BEA has been researching the use of card transaction data as an early barometer of spending in the United States. Since the emergence of COVID-19, dramatic and fast-moving changes to the U.S. economy have increased the public and policymakers' need for more frequent and timely economic data. In response, BEA is presenting these estimates using daily payment card data to measure the effects of the pandemic on spending, updated approximately every two weeks.
Note that these payment card transactions are not necessarily representative of total spending in an industry and the data have other limitations, described below. The estimates in these charts and tables are not a substitute for BEA's monthly and quarterly official data, which are grounded in well-tested and proven methodologies.
An event study methodology is used to estimate the difference (in percentage points) in spending from the typical level (relative to the day of week, month, and annual trends) prior to the pandemic declared by the World Health Organization on March 11, 2020.
These estimates were last updated on January 19, 2021.
Daily Spending by Industry
- Weekly Event Study of Estimates Using Card Transactions XLSX
- Monthly Event Study of Estimates Using Card Transactions XLSX
About These Estimates
The underlying card transaction data for these estimates of spending by industry group were collected by Fiserv, one of the largest card intermediaries in the country. Each observation in the data corresponds to a single transaction (for example, a consumer using a credit card, debit card, or gift card). All data are aggregated to the state and national levels and thus anonymous.
The method used to produce this card spending data series was first developed by staff at the Board of Governors of the Federal Reserve System, with the assistance of data scientists from Palantir, a technology company specialized in managing and analyzing big data. We present estimates of weekly and monthly data based on an event study analysis on this data series. The estimates adjust for day of week, month, holidays, and broad annual trends. The event study estimates may be interpreted as changes in spending relative to expected levels prior to the pandemic.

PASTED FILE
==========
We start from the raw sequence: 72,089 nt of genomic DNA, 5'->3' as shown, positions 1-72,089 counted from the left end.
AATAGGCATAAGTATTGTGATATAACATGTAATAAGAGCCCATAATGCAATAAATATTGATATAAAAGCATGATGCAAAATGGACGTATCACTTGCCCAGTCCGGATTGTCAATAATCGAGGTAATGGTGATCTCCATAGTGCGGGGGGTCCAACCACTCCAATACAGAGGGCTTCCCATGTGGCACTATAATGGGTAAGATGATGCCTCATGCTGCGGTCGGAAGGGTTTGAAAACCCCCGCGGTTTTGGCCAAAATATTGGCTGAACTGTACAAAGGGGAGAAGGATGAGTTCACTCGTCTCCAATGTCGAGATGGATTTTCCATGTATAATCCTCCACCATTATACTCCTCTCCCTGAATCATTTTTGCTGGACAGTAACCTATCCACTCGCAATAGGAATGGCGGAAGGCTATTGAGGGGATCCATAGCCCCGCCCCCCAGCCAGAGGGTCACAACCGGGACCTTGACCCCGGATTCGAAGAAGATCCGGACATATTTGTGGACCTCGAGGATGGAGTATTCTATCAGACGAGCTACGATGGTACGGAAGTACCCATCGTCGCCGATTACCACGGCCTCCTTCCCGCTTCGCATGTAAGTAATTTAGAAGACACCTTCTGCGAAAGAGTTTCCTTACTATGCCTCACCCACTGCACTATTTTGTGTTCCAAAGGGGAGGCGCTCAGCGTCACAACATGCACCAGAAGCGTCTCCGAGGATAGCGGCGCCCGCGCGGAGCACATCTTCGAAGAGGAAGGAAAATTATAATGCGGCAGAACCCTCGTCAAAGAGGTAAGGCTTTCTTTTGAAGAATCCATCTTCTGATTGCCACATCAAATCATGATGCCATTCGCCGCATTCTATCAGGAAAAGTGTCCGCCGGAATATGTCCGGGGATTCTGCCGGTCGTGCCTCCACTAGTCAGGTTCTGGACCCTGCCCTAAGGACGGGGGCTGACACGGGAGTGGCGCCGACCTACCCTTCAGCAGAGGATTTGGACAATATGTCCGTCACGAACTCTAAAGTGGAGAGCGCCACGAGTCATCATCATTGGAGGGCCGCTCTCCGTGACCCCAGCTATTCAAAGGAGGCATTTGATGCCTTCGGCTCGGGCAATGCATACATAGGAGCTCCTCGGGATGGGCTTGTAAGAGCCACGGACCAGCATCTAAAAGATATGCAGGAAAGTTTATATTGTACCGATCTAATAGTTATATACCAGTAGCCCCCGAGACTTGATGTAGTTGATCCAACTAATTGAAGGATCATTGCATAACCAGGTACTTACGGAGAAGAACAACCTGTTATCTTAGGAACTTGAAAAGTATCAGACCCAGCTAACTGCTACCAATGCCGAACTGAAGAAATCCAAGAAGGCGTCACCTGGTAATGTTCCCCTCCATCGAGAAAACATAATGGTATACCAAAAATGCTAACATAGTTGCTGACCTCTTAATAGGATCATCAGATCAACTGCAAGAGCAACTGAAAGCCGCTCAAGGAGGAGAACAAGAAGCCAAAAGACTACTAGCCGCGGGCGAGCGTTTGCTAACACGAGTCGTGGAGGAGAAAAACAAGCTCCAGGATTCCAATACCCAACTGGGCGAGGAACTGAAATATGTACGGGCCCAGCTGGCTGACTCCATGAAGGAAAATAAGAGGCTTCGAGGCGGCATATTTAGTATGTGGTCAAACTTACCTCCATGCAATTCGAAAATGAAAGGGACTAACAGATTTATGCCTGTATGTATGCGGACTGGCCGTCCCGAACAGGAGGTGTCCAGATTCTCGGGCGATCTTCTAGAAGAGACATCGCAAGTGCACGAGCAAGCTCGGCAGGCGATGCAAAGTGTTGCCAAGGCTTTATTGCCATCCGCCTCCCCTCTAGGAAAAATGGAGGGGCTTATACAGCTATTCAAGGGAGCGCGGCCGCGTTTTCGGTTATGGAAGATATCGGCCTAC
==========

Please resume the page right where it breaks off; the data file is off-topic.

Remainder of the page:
It is important to understand the limitations to these data, including:
- The data set is not necessarily representative of each industry, even after reweighting and applying adjustments to the series. In contrast, BEA's official statistics are structured to be nationally representative.
- The data cover primarily brick-and-mortar merchants. (The nonstore retail category is intended to capture firms that do most of their business through e-commerce, but it is unclear how well this category is represented.)
- The estimates are built around merchants that continually contribute to the data over a 13-month period. Merchants that exit the sample entirely are not included, so our analysis will miss the decline in overall sales associated with exits. This may be particularly problematic during a sharp downturn in the economy; these estimates may understate the true declines in many sectors.
- The pandemic may be accelerating the shift away from cash toward paperless transactions, which may also lead to an understatement of the true decline in spending.
Overall, the estimates should be used with caution based on their limitations. They provide timely data but are a complement to, not a substitute for, the government's official data series.
For more information on the data and estimation procedure, see:
- "Measuring the Effects of the COVID-19 Pandemic on Consumer Spending Using Card Transaction Data"
Abe Dunn, Kyle Hood and Alexander Dreissen (2020), BEA Working Paper Series, WP2020-5
- "From Transactions Data to Economic Statistics: Constructing Real-Time, High-Frequency, Geographic Measures of Consumer Spending"
Aditya Aladangady, Shifrah Aron-Dine, Wendy Dunn, Laura Feiveson, Paul Lengermann, and Claudia Sahm.
Forthcoming in Big Data for 21st Century Economic Statistics, edited by Katharine G. Abraham, Ron S. Jarmin, Brian Moyer, and Matthew D. Shapiro. Chicago: University of Chicago Press, for the National Bureau of Economic Research.
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